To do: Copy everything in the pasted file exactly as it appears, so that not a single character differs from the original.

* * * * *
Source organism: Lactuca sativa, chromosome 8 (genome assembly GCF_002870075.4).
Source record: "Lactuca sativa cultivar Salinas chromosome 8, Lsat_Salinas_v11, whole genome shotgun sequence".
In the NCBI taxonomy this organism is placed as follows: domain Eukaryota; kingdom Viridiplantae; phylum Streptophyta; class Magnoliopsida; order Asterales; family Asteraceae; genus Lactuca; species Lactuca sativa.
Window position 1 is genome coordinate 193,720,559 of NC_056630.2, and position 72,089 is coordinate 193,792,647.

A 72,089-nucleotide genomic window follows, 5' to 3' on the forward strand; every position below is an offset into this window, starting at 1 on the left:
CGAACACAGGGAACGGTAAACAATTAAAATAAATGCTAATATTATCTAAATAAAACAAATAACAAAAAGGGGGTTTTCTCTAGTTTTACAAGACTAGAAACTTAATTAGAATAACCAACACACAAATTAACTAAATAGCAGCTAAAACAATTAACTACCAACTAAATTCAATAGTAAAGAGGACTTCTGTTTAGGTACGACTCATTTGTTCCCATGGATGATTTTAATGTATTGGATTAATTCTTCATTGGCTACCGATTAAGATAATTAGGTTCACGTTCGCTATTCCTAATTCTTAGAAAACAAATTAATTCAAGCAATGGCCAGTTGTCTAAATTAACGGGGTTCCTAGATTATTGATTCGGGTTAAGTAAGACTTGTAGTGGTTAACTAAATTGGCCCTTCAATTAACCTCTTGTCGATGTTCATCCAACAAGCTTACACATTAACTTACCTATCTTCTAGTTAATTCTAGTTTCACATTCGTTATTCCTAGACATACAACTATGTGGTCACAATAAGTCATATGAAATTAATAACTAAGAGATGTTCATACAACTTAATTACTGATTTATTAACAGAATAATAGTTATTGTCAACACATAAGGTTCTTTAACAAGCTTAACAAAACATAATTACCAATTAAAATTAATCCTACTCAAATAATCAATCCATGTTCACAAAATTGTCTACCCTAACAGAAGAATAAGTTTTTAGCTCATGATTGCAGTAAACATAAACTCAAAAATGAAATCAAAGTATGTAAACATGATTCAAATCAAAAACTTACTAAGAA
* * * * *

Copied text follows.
Source organism: Lactuca sativa, chromosome 8 (genome assembly GCF_002870075.4).
Source record: "Lactuca sativa cultivar Salinas chromosome 8, Lsat_Salinas_v11, whole genome shotgun sequence".
In the NCBI taxonomy this organism is placed as follows: domain Eukaryota; kingdom Viridiplantae; phylum Streptophyta; class Magnoliopsida; order Asterales; family Asteraceae; genus Lactuca; species Lactuca sativa.
Window position 1 is genome coordinate 193,720,559 of NC_056630.2, and position 72,089 is coordinate 193,792,647.

A 72,089-nucleotide genomic window follows, 5' to 3' on the forward strand; every position below is an offset into this window, starting at 1 on the left:
CGAACACAGGGAACGGTAAACAATTAAAATAAATGCTAATATTATCTAAATAAAACAAATAACAAAAAGGGGGTTTTCTCTAGTTTTACAAGACTAGAAACTTAATTAGAATAACCAACACACAAATTAACTAAATAGCAGCTAAAACAATTAACTACCAACTAAATTCAATAGTAAAGAGGACTTCTGTTTAGGTACGACTCATTTGTTCCCATGGATGATTTTAATGTATTGGATTAATTCTTCATTGGCTACCGATTAAGATAATTAGGTTCACGTTCGCTATTCCTAATTCTTAGAAAACAAATTAATTCAAGCAATGGCCAGTTGTCTAAATTAACGGGGTTCCTAGATTATTGATTCGGGTTAAGTAAGACTTGTAGTGGTTAACTAAATTGGCCCTTCAATTAACCTCTTGTCGATGTTCATCCAACAAGCTTACACATTAACTTACCTATCTTCTAGTTAATTCTAGTTTCACATTCGTTATTCCTAGACATACAACTATGTGGTCACAATAAGTCATATGAAATTAATAACTAAGAGATGTTCATACAACTTAATTACTGATTTATTAACAGAATAATAGTTATTGTCAACACATAAGGTTCTTTAACAAGCTTAACAAAACATAATTACCAATTAAAATTAATCCTACTCAAATAATCAATCCATGTTCACAAAATTGTCTACCCTAACAGAAGAATAAGTTTTTAGCTCATGATTGCAGTAAACATAAACTCAAAAATGAAATCAAAGTATGTAAACATGATTCAAATCAAAAACTTACTAAGAA